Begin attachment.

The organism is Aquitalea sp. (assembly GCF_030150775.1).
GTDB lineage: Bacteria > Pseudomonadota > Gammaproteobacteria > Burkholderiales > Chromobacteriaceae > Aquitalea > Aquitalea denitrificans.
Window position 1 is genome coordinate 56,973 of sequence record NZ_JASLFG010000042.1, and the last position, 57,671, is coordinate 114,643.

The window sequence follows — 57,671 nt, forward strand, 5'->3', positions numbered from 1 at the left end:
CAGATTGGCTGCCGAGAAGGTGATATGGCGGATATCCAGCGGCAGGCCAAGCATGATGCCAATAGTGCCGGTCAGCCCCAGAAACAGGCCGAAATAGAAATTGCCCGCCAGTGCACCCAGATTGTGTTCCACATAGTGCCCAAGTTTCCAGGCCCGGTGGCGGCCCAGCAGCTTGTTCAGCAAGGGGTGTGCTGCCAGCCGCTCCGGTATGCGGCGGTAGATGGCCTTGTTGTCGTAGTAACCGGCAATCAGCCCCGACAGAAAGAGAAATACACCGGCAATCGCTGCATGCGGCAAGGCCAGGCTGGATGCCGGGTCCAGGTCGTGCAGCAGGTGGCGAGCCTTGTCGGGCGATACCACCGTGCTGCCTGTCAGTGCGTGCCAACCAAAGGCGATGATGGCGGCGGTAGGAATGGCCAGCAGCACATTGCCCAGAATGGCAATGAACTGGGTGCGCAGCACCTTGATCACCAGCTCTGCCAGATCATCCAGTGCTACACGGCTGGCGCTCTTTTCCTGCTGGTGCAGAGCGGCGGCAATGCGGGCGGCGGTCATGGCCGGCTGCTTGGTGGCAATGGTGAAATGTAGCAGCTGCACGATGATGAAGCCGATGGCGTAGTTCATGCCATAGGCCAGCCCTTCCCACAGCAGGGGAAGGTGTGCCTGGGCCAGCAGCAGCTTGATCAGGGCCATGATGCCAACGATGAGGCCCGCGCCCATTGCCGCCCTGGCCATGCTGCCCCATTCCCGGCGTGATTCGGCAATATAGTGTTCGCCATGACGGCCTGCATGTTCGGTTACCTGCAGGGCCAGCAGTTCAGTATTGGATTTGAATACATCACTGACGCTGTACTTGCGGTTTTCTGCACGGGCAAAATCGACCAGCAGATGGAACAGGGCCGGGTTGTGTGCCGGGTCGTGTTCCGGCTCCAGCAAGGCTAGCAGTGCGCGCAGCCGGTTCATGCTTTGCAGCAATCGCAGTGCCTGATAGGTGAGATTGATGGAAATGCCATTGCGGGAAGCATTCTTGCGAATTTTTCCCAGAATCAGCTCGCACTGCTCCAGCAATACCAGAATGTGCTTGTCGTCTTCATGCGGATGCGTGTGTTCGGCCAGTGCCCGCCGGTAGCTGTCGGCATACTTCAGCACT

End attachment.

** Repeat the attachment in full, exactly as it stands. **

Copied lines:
The organism is Aquitalea sp. (assembly GCF_030150775.1).
GTDB lineage: Bacteria > Pseudomonadota > Gammaproteobacteria > Burkholderiales > Chromobacteriaceae > Aquitalea > Aquitalea denitrificans.
Window position 1 is genome coordinate 56,973 of sequence record NZ_JASLFG010000042.1, and the last position, 57,671, is coordinate 114,643.

The window sequence follows — 57,671 nt, forward strand, 5'->3', positions numbered from 1 at the left end:
CAGATTGGCTGCCGAGAAGGTGATATGGCGGATATCCAGCGGCAGGCCAAGCATGATGCCAATAGTGCCGGTCAGCCCCAGAAACAGGCCGAAATAGAAATTGCCCGCCAGTGCACCCAGATTGTGTTCCACATAGTGCCCAAGTTTCCAGGCCCGGTGGCGGCCCAGCAGCTTGTTCAGCAAGGGGTGTGCTGCCAGCCGCTCCGGTATGCGGCGGTAGATGGCCTTGTTGTCGTAGTAACCGGCAATCAGCCCCGACAGAAAGAGAAATACACCGGCAATCGCTGCATGCGGCAAGGCCAGGCTGGATGCCGGGTCCAGGTCGTGCAGCAGGTGGCGAGCCTTGTCGGGCGATACCACCGTGCTGCCTGTCAGTGCGTGCCAACCAAAGGCGATGATGGCGGCGGTAGGAATGGCCAGCAGCACATTGCCCAGAATGGCAATGAACTGGGTGCGCAGCACCTTGATCACCAGCTCTGCCAGATCATCCAGTGCTACACGGCTGGCGCTCTTTTCCTGCTGGTGCAGAGCGGCGGCAATGCGGGCGGCGGTCATGGCCGGCTGCTTGGTGGCAATGGTGAAATGTAGCAGCTGCACGATGATGAAGCCGATGGCGTAGTTCATGCCATAGGCCAGCCCTTCCCACAGCAGGGGAAGGTGTGCCTGGGCCAGCAGCAGCTTGATCAGGGCCATGATGCCAACGATGAGGCCCGCGCCCATTGCCGCCCTGGCCATGCTGCCCCATTCCCGGCGTGATTCGGCAATATAGTGTTCGCCATGACGGCCTGCATGTTCGGTTACCTGCAGGGCCAGCAGTTCAGTATTGGATTTGAATACATCACTGACGCTGTACTTGCGGTTTTCTGCACGGGCAAAATCGACCAGCAGATGGAACAGGGCCGGGTTGTGTGCCGGGTCGTGTTCCGGCTCCAGCAAGGCTAGCAGTGCGCGCAGCCGGTTCATGCTTTGCAGCAATCGCAGTGCCTGATAGGTGAGATTGATGGAAATGCCATTGCGGGAAGCATTCTTGCGAATTTTTCCCAGAATCAGCTCGCACTGCTCCAGCAATACCAGAATGTGCTTGTCGTCTTCATGCGGATGCGTGTGTTCGGCCAGTGCCCGCCGGTAGCTGTCGGCATACTTCAGCACT